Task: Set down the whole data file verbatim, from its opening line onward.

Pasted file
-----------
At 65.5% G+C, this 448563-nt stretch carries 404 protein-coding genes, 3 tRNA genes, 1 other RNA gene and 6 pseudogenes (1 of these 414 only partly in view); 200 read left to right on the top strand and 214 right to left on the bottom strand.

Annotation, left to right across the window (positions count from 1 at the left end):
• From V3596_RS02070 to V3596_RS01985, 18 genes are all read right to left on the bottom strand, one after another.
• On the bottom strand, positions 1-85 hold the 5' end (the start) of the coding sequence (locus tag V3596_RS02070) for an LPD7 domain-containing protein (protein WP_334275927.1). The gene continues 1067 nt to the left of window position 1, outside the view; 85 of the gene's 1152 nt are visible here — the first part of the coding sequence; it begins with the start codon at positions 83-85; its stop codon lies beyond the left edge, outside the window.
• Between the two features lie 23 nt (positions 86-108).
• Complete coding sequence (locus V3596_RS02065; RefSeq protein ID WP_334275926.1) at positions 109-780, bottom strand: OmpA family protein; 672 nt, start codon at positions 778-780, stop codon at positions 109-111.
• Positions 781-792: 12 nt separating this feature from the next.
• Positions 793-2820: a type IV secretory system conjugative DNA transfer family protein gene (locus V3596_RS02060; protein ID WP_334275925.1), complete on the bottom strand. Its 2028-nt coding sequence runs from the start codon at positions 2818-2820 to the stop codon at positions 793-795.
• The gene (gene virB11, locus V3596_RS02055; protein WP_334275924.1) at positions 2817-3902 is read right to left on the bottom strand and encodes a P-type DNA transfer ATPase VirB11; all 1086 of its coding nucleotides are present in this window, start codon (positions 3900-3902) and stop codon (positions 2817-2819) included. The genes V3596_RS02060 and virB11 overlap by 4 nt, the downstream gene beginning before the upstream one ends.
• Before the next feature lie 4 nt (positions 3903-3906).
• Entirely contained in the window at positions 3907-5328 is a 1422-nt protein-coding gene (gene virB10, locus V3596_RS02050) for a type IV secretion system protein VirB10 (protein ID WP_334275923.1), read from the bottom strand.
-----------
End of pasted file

At 65.5% G+C, this 448563-nt stretch carries 404 protein-coding genes, 3 tRNA genes, 1 other RNA gene and 6 pseudogenes (1 of these 414 only partly in view); 200 read left to right on the top strand and 214 right to left on the bottom strand.

Annotation, left to right across the window (positions count from 1 at the left end):
• From V3596_RS02070 to V3596_RS01985, 18 genes are all read right to left on the bottom strand, one after another.
• On the bottom strand, positions 1-85 hold the 5' end (the start) of the coding sequence (locus tag V3596_RS02070) for an LPD7 domain-containing protein (protein WP_334275927.1). The gene continues 1067 nt to the left of window position 1, outside the view; 85 of the gene's 1152 nt are visible here — the first part of the coding sequence; it begins with the start codon at positions 83-85; its stop codon lies beyond the left edge, outside the window.
• Between the two features lie 23 nt (positions 86-108).
• Complete coding sequence (locus V3596_RS02065; RefSeq protein ID WP_334275926.1) at positions 109-780, bottom strand: OmpA family protein; 672 nt, start codon at positions 778-780, stop codon at positions 109-111.
• Positions 781-792: 12 nt separating this feature from the next.
• Positions 793-2820: a type IV secretory system conjugative DNA transfer family protein gene (locus V3596_RS02060; protein ID WP_334275925.1), complete on the bottom strand. Its 2028-nt coding sequence runs from the start codon at positions 2818-2820 to the stop codon at positions 793-795.
• The gene (gene virB11, locus V3596_RS02055; protein WP_334275924.1) at positions 2817-3902 is read right to left on the bottom strand and encodes a P-type DNA transfer ATPase VirB11; all 1086 of its coding nucleotides are present in this window, start codon (positions 3900-3902) and stop codon (positions 2817-2819) included. The genes V3596_RS02060 and virB11 overlap by 4 nt, the downstream gene beginning before the upstream one ends.
• Before the next feature lie 4 nt (positions 3903-3906).
• Entirely contained in the window at positions 3907-5328 is a 1422-nt protein-coding gene (gene virB10, locus V3596_RS02050) for a type IV secretion system protein VirB10 (protein ID WP_334275923.1), read from the bottom strand.